One thing to consider when thinking about a post-op rehabilitation center is if you want the patient to be close to their home or close to the primary care person. In our case, my mom decided that she wanted to be close to her home. She was familiar with the center and a friend had recently been a patient there. She heard good reviews about the rehab facility. If it had been up to me, I would have investigated rehab facilities closer to me because I was the one that was going there on a daily basis. However, it worked out because the rehab facility my mom chose and was admitted to was close(ish) to my workplace. The location of the center is something you’ll want to factor in your decision making.
A discharge nurse, a social worker, and your medical team will work with you to determine if you might need rehabilitation care. You want to be prepared with options long before the day of the surgery.
What to Do to Get Ready for Back Surgery
We did a few things “right” when getting ready for my mom’s surgery. There are a few lessons learned too. We had a great care team at the back surgeon’s office, at the hospital, at the rehabilitation center, and with home health care but there are a few things we learned in the process.
Weeks Before the Back Surgery
Get your support team together. Lots of folks want to help and you should schedule them. Ask folks for specific days and send them calendar invites. Visitors can lift your spirits and can help you in other ways. For example, after surgery my mom wasn’t able to get out of the bed and had dropped her cell phone. A visitor stopped by and was able to get it for her before a nurse or aide was able to get to her. Visitors can be advocates if you or your loved one needs something – like pain medication, help going to the bathroom, or bringing food, clean clothes, or just turning the volume down on the TV. If you sign up volunteers before the surgery, they can ask off from work and make arrangements to help you.
Bills, Mail, Legal Items, Pets, Car Keys
- You don’t want to have bills to pay the days immediately following your surgery. You won’t be in your right mind and you may forget. Go ahead and get things taken care off before the operation.
- Arrange for a neighbor or volunteer to get your mail or your newspaper. It’s nice to have someone bring the get well cards to you.
- The hospital can guide you on the legal issues like medical power of attorney, a living will, organ donation, DNR orders, and payment documents. You probably haven’t been through a major surgery before but the hospital does this every day. That was one thing that was frustrating about the experience. This surgery was a BIG DEAL for us but it’s routine in the hospital. Hospital workers sometimes forget that we don’t do back surgeries everyday. Be sure that you have your legal affairs in order before surgery. Make sure someone you trust knows where your important documents are. It can be morbid to talk about death but it’s a risk with any surgery and it’s better to be prepared. Be brave and have this important talk.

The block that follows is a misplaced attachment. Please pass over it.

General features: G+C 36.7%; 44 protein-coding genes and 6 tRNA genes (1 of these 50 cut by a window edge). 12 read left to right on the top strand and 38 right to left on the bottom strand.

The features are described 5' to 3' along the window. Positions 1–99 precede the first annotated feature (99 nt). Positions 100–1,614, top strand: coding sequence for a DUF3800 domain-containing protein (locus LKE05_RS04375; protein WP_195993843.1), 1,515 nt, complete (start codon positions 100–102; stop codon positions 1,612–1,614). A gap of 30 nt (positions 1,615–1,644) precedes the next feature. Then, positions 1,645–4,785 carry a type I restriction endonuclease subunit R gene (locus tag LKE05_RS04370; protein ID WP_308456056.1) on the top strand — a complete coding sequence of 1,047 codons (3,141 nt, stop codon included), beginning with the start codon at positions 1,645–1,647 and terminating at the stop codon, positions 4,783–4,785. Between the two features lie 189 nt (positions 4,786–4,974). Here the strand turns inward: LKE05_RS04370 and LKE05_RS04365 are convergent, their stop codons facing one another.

- Be sure you line up pet care and someone to tend to your home. In some neighborhoods, you might want someone to house sit for you or to check by every day to make sure things are in order. It wouldn’t be any fun to come home to water damage or some other home repair.
- Stock your freezer with meals and stock your pantry with staples that are ready to eat. Have soda and water on hand and other things like crackers, jello, pudding, etc.
- Physical therapy or Occupational Therapy might help you learn to use a “grabber” before your surgery. If not, find a good one and have a few in your house so you don’t have to walk all over to get one.
Research and Find Some Home Help
Household Help: Cleaning and Laundry
My mom already had someone that cleaned her home on a regular basis. This is something to consider. You might want to get them to come more frequently after back surgery. You aren’t going to be able to bend, lift, or twist for months. So, you’ll need some help with washing clothes, putting clothes away, cleaning the house, and light housework. This is also something a volunteer can help you with too.
Find Help for After Rehab Outside of Nursing
My mom had a wound that required a little longer care by home health but she also asked around at the rehab facility and found someone there who would come help her shower for several weeks after she got home. This was a huge help. This person also would help pick up prescriptions and so small runs to the grocery store. It’s very important to line this up before the surgery. Of course, this could all be another job for a relative, friend, or helpful neighbor. However, it was a big relief for me to know that my mom could get someone to help her with these items. It meant that I could go back to work and then help her after work. This was surprisingly less expensive than we thought. We were blessed to be able to afford this level of care but these are other jobs that people are more than willing to do if you ask them and they can plan on it. If we had to do it again, I would have lined this up and interviewed folks before the surgery.